Resurfacing County Durham’s roads and reducing plastic pollution
The North East’s largest local authority is doing its bit to reduce plastic pollution whilst making County Durham’s roads smoother and safer, for longer.
In the course of last year’s resurfacing programme, Durham County Council covered more than 126,000 square metres of road with a sustainable asphalt solution.
The solution, which is mixed with recycled single-use plastic waste and rubber from
vehicle tyres, reduces the volume of newly mined aggregates, with locally sourced tyres
Cllr John Shuttleworth, Cabinet member for highways, rural communities and community
safety, said: “This is a fantastic initiative. As well as having a positive environmental impact
by stopping material from going to a landfill site, the combined properties from the rubber
and plastic enhance the performance of the road.
“It creates a more water-resistant surface, reducing the risk of future potholes. It also
makes the surface less likely to crack, more resistant to wear and tear and less likely to
distort in hot weather than traditional asphalt mixes. These factors will help our road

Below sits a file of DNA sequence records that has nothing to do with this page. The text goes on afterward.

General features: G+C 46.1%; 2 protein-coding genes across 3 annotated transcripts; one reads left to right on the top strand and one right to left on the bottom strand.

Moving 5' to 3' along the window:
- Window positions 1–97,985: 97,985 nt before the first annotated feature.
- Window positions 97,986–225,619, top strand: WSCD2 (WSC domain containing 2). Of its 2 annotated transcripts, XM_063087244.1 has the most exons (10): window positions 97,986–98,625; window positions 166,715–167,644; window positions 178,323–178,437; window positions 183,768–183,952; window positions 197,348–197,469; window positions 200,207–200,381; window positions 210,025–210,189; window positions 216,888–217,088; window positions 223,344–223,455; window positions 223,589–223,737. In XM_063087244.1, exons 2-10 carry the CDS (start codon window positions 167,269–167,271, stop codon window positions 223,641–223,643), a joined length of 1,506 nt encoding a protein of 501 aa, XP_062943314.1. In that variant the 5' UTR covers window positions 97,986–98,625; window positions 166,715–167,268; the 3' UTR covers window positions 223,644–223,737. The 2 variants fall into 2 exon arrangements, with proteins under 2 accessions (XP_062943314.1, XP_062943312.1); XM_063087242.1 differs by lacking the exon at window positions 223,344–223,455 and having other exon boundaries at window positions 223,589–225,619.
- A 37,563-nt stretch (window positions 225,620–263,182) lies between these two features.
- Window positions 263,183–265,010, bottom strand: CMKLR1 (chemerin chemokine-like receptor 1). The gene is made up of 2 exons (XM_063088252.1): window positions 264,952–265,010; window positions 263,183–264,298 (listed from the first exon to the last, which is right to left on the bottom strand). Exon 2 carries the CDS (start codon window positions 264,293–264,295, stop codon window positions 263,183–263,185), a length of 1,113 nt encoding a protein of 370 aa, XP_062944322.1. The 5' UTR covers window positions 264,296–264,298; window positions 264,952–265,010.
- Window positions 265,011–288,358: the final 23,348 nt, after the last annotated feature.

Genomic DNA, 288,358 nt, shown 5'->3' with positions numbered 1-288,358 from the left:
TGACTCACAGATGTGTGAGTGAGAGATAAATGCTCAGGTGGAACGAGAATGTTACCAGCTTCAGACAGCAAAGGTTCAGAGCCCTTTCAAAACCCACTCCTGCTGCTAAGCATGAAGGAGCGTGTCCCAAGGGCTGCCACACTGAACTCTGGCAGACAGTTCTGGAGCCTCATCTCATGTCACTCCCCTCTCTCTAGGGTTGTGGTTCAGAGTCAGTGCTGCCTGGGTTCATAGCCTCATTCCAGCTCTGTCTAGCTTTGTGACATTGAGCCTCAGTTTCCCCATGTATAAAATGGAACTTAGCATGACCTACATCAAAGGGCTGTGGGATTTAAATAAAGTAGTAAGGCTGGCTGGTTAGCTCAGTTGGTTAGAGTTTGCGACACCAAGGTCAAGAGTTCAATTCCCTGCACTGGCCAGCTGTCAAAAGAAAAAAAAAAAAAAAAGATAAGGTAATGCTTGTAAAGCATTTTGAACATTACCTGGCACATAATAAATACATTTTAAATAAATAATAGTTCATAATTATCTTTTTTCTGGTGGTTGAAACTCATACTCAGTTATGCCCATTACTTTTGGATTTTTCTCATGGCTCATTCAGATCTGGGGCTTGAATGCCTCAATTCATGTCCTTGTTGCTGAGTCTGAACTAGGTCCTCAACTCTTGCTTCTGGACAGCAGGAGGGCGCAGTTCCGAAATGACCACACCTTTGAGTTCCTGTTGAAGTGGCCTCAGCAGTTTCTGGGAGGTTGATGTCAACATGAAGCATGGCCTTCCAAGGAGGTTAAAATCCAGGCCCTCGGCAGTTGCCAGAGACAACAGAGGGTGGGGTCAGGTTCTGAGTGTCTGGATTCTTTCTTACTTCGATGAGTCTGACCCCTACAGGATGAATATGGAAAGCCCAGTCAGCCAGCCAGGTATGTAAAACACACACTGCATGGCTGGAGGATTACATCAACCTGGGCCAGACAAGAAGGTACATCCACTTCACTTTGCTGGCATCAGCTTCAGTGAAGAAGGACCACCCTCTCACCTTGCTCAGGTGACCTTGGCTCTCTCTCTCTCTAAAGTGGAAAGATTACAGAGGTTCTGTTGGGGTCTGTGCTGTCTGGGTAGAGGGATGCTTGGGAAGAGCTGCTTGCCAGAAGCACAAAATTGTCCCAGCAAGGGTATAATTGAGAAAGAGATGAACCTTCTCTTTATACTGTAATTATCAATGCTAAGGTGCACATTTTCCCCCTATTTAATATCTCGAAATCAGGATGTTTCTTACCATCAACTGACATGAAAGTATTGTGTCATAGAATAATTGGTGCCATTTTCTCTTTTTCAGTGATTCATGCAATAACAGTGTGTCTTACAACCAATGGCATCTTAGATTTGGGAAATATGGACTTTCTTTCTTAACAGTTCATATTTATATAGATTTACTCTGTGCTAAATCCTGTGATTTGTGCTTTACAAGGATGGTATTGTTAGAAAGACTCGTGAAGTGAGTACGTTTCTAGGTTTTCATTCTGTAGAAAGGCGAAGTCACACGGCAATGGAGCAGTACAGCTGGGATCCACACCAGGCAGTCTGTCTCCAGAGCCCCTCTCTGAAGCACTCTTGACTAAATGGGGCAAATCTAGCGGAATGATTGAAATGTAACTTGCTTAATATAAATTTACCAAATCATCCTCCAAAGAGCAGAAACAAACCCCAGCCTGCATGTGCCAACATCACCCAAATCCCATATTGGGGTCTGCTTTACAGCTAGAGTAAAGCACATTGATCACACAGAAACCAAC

surfaces to last longer. The materials can also be reprocessed and used again when the
road surface does need replacing, helping to further reduce our environmental impact.”
Over the last year, 28,569 tonnes of recycled material have been used on roads across
the county - the equivalent of more than two million two-litre plastic milk cartons.
The council was one of the first local authorities to trial the Plastipave solution, which was
developed by Rainton Construction to provide an environmentally friendly approach to
Every 20 tonnes of Plastipave produced incorporates the equivalent of over 1,000 single
use carrier bags and the residue from over 50 car tyres, with the potential to reduce
carbon emissions by over 270kg.